Barbara and Roland Cook '50 enjoy the sights at Yosemite National Park in California.
Retirement gifts tend to be something you can hang on the wall, wear on your wrist, or stand on the mantel. Recently, however, Roland Cook, a 1950 graduate of the College of Arts and Sciences, received a retirement gift of a different kind. An endowed Syracuse University scholarship was created in his name.
Funds for the Roland and Barbara Cook Scholarship for Teacher Education were raised by the National Association of Development Companies (NADCO) from its member organizations. NADCO is the trade association for a group of independent and nonprofit financing companies that make loans guaranteed by the U.S. Small Business Administration. For the past 13 years, Roland Cook was the fiscal agent for NADCO’s government-supported sister organization, Development Company Funding Corporation (DCFC), where he managed a highly detailed process to provide borrowers with funds.
Cook says he hadn’t thought much about his alma mater until retirement loomed. “The chair of the NADCO Past Presidents, Barbara Vohryzek, offered to do something charitable for my retirement,” says Cook, who lives in Silver Spring, Maryland. “I suggestey the scholarship at Syracuse, and Barbara looked into the details with the School of Education’s development director.”
While the gift itself was no surprise at his April retirement party in Hilton Head, South Carolina,
the amount was: $88,500. The Cooks contributed another $2,000, matched by his former employer Fannie Mae (the Federal National Mortgage Association), making the gift the School of Education’s second-largest endowed scholarship.
Cook belongs to the generation that came to Syracuse on the G.I. Bill, though his arrival here was circumstantial, as he tells it. Like many returning servicemen, Cook was assessed for his job potential. He drove from his hometown of Cortland, New York, to the Syracuse offices of the Veterans Administration for testing. “Afterward, they told me to walk over to the campus and see what I thought,” says Cook, who hadn’t considered attending college.
He spent the first two years of his enrollment at Endicott College, an extension of the University. As on main campus, servicemen and their families lived in Quonset huts, and a paucity of classrooms led to some makeshift arrangements. “We took over an abandoned skating rink, ran wire overhead, and hung canvas to separate the rooms,” he says. “You could still hear what was going on in the neighboring rooms, so you got a wide education.”
Cook spent 30 years with the U.S. Treasury Department, and then worked for Fannie Mae for a stint before joining DCFC. Cook helped design the funding process he managed, channeling $10 billion in loans backed by the Small Business Administration to promote business expansion that contributed to the creation of more than a half-million U.S. jobs.
“By placing our names on this scholarship,” Cook says, “NADCO gave us something enduring and alive, a charitable fund that will contribute to society, and a way and a reason to stay connected with an organization and people I’ve long admired.”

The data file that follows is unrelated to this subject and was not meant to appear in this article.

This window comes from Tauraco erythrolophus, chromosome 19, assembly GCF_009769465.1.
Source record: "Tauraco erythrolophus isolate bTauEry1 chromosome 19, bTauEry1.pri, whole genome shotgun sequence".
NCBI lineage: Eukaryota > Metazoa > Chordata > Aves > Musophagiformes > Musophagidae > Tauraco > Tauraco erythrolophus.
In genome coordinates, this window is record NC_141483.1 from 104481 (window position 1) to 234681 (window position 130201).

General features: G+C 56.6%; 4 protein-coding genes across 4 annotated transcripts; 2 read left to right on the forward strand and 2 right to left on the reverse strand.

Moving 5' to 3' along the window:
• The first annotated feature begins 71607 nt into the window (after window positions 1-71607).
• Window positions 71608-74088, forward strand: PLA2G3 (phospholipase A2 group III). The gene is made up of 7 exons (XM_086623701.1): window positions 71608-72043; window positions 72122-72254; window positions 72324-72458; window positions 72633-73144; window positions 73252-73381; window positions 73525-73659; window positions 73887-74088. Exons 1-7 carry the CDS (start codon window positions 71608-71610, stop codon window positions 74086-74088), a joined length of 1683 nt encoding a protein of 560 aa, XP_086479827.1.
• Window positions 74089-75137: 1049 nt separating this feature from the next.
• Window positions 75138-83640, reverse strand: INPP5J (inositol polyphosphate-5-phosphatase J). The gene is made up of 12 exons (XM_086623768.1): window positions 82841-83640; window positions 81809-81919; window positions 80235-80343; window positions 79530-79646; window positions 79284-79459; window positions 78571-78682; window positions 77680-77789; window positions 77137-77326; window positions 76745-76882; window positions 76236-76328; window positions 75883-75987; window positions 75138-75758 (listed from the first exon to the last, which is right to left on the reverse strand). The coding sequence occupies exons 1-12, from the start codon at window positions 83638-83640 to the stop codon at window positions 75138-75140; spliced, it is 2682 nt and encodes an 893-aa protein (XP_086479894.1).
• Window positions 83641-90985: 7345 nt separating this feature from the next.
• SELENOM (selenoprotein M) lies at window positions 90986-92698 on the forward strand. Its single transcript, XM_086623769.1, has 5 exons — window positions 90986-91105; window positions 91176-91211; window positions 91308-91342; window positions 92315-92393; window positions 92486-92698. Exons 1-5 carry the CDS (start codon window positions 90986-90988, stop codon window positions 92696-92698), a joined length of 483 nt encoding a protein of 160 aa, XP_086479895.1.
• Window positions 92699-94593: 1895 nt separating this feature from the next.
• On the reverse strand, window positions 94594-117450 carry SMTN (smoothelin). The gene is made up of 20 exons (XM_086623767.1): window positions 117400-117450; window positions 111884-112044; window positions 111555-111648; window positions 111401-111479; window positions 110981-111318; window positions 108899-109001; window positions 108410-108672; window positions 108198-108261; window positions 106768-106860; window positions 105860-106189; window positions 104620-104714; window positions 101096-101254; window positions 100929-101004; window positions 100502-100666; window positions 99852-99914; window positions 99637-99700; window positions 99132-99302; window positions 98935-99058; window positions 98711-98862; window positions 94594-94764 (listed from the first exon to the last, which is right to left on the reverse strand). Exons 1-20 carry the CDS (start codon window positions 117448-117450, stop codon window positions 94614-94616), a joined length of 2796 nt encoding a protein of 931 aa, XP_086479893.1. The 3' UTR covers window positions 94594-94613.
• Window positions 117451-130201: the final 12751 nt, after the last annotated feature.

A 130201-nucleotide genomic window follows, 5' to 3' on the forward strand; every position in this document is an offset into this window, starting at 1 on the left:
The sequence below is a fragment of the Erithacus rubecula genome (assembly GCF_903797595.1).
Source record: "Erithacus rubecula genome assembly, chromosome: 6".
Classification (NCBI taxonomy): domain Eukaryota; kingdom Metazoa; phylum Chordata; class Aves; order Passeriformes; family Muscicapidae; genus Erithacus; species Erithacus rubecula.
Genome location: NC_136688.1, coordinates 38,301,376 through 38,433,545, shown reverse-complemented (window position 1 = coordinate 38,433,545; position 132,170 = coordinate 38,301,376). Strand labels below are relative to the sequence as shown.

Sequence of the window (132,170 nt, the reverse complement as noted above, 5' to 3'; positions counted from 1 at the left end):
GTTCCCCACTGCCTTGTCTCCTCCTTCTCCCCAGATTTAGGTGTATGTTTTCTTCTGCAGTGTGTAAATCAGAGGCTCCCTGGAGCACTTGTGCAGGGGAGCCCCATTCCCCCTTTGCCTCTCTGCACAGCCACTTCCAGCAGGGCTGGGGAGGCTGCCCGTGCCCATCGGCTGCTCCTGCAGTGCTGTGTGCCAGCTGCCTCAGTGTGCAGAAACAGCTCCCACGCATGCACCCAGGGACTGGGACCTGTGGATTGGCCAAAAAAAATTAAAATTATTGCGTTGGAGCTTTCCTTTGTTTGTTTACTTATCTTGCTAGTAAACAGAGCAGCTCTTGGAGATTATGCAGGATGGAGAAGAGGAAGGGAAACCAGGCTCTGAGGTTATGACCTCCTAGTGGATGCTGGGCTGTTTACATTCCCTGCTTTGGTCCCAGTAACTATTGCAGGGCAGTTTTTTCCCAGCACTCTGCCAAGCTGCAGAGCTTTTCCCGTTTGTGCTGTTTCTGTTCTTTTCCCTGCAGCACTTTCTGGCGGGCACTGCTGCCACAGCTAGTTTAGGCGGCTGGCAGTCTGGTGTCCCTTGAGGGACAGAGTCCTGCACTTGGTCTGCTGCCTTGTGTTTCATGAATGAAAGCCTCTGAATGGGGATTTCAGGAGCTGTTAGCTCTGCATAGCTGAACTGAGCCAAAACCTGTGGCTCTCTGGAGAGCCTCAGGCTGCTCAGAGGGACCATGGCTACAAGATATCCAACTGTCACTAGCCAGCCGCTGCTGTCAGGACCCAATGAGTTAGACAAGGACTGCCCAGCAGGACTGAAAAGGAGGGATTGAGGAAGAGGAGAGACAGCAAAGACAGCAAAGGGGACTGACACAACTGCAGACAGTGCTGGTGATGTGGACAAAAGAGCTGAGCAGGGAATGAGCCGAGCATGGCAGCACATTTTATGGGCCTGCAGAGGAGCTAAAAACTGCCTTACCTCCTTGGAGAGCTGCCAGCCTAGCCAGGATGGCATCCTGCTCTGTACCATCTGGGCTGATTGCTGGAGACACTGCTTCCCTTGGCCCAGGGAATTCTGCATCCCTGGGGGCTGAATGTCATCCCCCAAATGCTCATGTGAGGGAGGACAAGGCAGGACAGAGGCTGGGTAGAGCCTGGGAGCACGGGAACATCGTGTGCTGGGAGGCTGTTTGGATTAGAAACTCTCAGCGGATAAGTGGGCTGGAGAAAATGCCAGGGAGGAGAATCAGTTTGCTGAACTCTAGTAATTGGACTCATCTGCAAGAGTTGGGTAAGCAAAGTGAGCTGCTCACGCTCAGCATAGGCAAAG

Winning the marathon. Sinking a three-pointer. A hat trick. A hole in one. The superlatives of sports achievement all serve as perfect metaphors for the success of the Student Athlete Fund (SAF).
The fund was established to raise $10 million to fund scholarships and academic support for student athletes. Since then, fund-raisers have continually raised the bar (see, another sports metaphor) to meet donor interest and University need, and the SAF has surpassed $17 million. “Every penny goes to endowment,” says Paul Norcross, senior director of development for athletics. “About 60 percent of our funding comes in gifts and pledges; the rest is from deferred gifts like life insurance and bequests.”
While deferred gifts don’t provide money now, they help the University plan ahead. “We can recognize people now for these major commitments, and those same people then become more involved in supporting us,” Norcross says.
The latest scholarship for student athletes came from parent Robert Burton, whose son Joe is in his third year with the football team. Burton’s $300,000 gift funds the Robert G. Burton Endowed Football Scholarship, to be awarded each year to a School of Management student on the football team.
Now a successful businessman known for his skill at turning around ailing companies, Burton was a college football player who played briefly in the NFL for the San Francisco 49ers and Buffalo Bills before knee injuries ended his athletic career. Academics gave him skills and knowledge to launch his alternate career plan. “Our level of contribution to the football program is a direct reflection on what a terrific job the coach is doing,” says Burton. “Universities need help supporting their student athletes, and I wanted to give to a program I believe in.”
Other major donors to the Student Athlete Fund include: ($1 million and above) Michael Bill ’58, George R. Iocolano ’47 with the late William Petty ’46, and SAF chair Joseph O. Lampe ’53, G’55 and Shawn Lampe; ($500,000 and above) John Echeandia Font ’53, G’54, Ann Stevenson ’52 and Milton Stevenson ’53, Linda Eng ’73 and Mark Winter ’73, and an anonymous donor; and ($300,000 and above) W. Carroll Coyne ’54, G’57, Charles C. Heck ’61, and Joseph E.
“When the campaign started, the consensus was that we would be fortunate to reach $10 million by the end of 2000,” says Lampe, who also chairs the SU Board of Trustees. “Thanks to Paul Norcross and Director of Athletics Jake Crouthamel, we passed that goal two-and-a-half years ago. As a result of adding vice-chairs David Flaum ’75, Mark Winter, and Robert Street ’54 to the effort, we raised our goal to a minimum of $20 million. With the present staff and the continued generosity of our alumni and friends, I’m confident we will reach that plateau.”